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August 1970

Aorto-Iliac Occlusive Disease: Extension Cephalad to Origin of Renal Arteries, With Surgical Considerations and Results

Author Affiliations

Rochester, Minn
From the Mayo Graduate School of Medicine (University of Minnesota [Dr. Gomes]), and Department of Surgery, Mayo Clinic and Mayo Foundation (Dr. Bernatz), Rochester, Minn.

Arch Surg. 1970;101(2):161-166. doi:10.1001/archsurg.1970.01340260065011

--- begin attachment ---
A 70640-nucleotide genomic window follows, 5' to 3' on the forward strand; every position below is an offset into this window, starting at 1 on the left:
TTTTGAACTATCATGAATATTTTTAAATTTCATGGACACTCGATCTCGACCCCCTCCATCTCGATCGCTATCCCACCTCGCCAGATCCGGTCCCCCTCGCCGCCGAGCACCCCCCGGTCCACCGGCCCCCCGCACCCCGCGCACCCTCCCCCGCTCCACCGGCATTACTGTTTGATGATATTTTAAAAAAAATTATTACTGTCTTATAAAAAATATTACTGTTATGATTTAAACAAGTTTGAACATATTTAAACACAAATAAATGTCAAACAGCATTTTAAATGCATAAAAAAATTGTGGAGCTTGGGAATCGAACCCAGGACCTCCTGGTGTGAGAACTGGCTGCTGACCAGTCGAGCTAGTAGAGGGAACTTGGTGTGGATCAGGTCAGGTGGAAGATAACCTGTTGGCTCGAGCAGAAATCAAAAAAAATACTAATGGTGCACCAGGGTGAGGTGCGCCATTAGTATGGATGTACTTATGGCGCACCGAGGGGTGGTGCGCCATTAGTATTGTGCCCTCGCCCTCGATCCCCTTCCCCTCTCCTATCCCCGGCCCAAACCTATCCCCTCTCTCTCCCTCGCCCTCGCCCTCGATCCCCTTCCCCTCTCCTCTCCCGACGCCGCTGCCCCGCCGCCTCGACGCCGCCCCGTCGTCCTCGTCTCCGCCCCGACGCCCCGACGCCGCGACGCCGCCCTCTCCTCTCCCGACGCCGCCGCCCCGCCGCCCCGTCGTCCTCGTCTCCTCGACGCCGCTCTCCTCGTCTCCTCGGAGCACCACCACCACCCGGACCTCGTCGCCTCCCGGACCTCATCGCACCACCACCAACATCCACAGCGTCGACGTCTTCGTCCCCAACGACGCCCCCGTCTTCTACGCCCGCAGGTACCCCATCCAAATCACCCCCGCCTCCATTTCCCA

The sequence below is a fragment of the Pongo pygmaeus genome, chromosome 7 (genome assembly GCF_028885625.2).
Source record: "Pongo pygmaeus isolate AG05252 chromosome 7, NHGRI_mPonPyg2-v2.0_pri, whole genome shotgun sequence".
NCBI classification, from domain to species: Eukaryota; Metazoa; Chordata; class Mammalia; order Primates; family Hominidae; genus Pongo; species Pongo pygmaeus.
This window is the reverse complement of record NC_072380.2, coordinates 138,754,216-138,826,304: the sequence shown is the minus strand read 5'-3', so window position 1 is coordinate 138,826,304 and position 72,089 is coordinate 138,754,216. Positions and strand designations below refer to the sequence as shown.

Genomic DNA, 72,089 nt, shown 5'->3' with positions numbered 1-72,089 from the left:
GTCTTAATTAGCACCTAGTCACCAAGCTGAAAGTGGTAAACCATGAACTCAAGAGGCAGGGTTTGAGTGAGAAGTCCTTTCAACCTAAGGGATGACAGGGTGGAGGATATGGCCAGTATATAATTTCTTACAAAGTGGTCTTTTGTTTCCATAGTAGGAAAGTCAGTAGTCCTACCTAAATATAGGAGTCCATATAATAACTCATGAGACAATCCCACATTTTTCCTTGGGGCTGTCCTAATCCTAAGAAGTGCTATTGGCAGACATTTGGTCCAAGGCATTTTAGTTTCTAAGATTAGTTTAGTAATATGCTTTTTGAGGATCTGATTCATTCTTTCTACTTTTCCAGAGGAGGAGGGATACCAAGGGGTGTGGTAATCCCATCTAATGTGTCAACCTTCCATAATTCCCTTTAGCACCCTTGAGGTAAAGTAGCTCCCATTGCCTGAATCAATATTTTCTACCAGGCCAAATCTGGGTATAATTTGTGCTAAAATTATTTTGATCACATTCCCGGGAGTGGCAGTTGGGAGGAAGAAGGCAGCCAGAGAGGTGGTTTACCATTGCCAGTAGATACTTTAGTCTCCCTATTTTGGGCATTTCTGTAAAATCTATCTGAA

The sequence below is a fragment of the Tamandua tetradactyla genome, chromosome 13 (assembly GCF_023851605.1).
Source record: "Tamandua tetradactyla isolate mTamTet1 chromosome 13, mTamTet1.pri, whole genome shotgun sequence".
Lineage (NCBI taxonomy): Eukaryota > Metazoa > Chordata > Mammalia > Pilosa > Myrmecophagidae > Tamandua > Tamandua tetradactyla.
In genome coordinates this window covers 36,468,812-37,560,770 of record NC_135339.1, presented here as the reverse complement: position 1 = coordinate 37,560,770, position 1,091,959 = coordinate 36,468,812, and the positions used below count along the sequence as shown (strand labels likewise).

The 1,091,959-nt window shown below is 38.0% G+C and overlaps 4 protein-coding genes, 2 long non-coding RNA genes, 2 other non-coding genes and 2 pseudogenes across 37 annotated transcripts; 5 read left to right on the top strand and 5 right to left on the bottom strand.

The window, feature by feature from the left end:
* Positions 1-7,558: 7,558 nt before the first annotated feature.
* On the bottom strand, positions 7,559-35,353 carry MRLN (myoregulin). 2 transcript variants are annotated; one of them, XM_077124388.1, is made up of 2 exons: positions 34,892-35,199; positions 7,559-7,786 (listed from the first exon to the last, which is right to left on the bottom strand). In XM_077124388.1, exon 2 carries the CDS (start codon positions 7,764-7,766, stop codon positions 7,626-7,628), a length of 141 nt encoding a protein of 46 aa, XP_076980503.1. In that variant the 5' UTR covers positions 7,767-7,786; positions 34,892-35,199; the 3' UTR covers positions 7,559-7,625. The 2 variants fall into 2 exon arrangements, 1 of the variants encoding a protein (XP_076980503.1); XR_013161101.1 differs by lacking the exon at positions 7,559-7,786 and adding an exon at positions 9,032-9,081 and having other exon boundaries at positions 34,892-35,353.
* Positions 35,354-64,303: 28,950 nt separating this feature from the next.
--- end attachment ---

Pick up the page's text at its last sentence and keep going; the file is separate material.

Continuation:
Seventy-one patients with aorto-iliac occlusive disease and associated renalartery stenosis were operated on at the Mayo Clinic. Of these, 65% (46) had hypertension and 18% (13) had chronic renal failure. Revascularization of the lower extremities was performed with bifurcated, knitted Dacron prostheses in all cases. Endarterectomy of the origin of the renal arteries, from inside the aorta, was the most frequent method used to revascularize the kidneys (49 cases). The operative mortality was 6% (four patients). After a mean follow-up of three years, 81% (58) of the patients had significant benefit from revascularization of the lower extremities, and 46% (33) of the hypertensive patients had normal blood pressure. Eight other patients were normotensive when taking a diuretic. The most significant postoperative complication was renal failure, which occurred in 12 cases; it was transitory in six of these.

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